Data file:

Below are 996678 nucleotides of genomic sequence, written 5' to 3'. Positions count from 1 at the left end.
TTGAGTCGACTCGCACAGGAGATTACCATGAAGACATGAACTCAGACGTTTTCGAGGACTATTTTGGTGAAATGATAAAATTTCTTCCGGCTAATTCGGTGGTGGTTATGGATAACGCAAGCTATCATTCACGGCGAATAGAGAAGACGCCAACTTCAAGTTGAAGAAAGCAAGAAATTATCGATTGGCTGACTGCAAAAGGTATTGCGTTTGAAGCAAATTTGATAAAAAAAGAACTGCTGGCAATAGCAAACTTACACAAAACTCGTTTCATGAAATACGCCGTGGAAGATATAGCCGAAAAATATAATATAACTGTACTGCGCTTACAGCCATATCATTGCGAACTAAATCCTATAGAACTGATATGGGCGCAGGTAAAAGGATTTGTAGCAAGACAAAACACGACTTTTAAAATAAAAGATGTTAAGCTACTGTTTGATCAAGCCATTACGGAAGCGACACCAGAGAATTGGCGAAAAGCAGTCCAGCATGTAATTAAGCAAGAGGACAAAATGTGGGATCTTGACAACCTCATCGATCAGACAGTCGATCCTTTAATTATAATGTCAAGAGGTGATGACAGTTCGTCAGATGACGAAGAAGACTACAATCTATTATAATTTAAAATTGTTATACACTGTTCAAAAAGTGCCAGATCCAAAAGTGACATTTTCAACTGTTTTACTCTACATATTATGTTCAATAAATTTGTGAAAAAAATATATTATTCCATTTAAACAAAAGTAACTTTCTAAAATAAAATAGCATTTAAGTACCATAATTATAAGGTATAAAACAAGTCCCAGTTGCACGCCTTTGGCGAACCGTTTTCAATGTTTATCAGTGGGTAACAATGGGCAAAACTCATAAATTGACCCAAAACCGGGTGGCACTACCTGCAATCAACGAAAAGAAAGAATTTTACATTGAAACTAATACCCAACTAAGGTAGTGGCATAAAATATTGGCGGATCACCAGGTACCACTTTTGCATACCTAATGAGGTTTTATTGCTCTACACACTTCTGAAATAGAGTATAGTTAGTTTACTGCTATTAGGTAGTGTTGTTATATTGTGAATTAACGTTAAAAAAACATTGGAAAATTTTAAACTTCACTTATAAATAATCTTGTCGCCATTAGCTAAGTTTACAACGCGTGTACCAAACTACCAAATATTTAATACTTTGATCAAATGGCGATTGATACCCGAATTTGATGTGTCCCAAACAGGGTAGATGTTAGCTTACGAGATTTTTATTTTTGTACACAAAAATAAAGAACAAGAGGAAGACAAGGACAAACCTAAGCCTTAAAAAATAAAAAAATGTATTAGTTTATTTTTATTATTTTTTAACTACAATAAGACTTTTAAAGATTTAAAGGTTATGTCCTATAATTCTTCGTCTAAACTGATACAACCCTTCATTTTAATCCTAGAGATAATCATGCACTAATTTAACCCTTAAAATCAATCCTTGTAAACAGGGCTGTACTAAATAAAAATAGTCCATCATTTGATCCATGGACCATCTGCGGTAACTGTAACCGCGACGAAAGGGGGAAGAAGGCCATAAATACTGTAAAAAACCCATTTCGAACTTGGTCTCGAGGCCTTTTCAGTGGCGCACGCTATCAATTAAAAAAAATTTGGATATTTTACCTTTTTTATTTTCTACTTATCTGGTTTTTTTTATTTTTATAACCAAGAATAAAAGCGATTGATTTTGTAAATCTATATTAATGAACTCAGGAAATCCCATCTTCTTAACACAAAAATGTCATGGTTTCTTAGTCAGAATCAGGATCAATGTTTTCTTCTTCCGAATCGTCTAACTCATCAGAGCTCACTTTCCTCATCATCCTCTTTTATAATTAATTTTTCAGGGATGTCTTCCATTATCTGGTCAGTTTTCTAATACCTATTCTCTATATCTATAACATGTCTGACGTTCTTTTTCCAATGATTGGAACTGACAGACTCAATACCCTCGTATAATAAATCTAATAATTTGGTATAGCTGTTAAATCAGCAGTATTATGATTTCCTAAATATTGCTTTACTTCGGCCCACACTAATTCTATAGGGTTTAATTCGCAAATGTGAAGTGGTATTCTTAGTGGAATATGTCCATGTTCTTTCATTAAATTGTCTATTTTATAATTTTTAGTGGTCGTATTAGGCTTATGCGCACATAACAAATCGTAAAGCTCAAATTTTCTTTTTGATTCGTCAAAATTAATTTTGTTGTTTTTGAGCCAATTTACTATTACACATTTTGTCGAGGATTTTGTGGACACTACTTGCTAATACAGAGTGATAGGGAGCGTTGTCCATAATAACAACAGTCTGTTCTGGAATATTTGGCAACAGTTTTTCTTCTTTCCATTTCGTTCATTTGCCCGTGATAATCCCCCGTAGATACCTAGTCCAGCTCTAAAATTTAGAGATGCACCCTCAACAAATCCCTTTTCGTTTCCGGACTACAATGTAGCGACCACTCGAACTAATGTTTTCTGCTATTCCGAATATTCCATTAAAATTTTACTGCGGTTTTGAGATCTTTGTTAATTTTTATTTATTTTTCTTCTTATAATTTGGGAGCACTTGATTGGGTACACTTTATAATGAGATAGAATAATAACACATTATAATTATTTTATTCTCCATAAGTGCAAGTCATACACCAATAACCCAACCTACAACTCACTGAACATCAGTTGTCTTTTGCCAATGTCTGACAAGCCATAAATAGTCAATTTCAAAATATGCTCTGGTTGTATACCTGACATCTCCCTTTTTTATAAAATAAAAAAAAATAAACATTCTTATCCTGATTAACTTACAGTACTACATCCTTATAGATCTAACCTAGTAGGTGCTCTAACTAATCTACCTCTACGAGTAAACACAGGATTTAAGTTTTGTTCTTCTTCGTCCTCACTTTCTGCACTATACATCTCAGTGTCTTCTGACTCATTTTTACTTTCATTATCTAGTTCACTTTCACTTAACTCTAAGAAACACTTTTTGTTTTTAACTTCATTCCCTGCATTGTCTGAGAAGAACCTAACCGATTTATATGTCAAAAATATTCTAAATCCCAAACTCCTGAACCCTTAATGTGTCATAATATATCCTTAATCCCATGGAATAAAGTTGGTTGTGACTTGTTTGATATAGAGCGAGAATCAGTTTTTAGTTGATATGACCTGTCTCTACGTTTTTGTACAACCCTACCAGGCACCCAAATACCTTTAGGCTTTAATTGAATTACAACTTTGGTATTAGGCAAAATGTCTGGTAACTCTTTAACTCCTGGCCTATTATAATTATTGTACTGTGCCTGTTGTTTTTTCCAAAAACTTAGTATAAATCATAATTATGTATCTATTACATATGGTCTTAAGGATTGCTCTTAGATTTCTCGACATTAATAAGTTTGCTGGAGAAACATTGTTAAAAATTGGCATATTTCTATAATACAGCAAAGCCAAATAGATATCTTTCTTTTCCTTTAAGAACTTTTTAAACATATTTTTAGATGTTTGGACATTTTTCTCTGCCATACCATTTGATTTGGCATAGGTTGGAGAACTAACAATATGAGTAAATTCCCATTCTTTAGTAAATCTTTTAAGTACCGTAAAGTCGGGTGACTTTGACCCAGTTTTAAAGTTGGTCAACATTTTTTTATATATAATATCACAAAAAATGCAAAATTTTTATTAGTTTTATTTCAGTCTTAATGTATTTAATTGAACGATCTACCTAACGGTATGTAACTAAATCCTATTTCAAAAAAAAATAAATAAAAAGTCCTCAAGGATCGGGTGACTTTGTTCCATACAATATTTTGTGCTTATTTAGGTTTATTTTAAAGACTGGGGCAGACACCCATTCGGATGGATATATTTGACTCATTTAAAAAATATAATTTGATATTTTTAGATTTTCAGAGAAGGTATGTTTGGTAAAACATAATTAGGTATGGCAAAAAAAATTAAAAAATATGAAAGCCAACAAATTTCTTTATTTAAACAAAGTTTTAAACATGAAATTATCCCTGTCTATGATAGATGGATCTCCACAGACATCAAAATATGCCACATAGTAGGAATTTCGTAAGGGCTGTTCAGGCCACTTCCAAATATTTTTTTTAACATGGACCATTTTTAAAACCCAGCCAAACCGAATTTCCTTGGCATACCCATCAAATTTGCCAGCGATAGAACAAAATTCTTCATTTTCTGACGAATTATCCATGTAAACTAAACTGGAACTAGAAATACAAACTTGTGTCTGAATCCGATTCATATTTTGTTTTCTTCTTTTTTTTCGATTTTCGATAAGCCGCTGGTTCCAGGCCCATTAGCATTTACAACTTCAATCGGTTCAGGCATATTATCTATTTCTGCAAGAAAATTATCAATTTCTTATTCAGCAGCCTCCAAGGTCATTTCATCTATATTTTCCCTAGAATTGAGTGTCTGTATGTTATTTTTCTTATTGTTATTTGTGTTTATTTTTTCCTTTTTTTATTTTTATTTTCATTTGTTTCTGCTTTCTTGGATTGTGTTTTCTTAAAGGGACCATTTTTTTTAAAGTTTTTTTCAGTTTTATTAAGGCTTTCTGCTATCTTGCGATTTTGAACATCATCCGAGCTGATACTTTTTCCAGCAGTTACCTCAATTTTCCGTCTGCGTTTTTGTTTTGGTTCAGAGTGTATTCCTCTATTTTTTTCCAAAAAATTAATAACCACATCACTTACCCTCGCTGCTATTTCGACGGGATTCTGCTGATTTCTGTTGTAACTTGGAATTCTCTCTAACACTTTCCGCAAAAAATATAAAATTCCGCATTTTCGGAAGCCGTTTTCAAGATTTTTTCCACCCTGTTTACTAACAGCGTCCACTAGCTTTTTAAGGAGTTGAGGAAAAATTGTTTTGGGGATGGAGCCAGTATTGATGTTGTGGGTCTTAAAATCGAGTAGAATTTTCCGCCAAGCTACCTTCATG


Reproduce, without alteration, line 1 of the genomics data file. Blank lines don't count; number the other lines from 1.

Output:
Below are 996678 nucleotides of genomic sequence, written 5' to 3'. Positions count from 1 at the left end.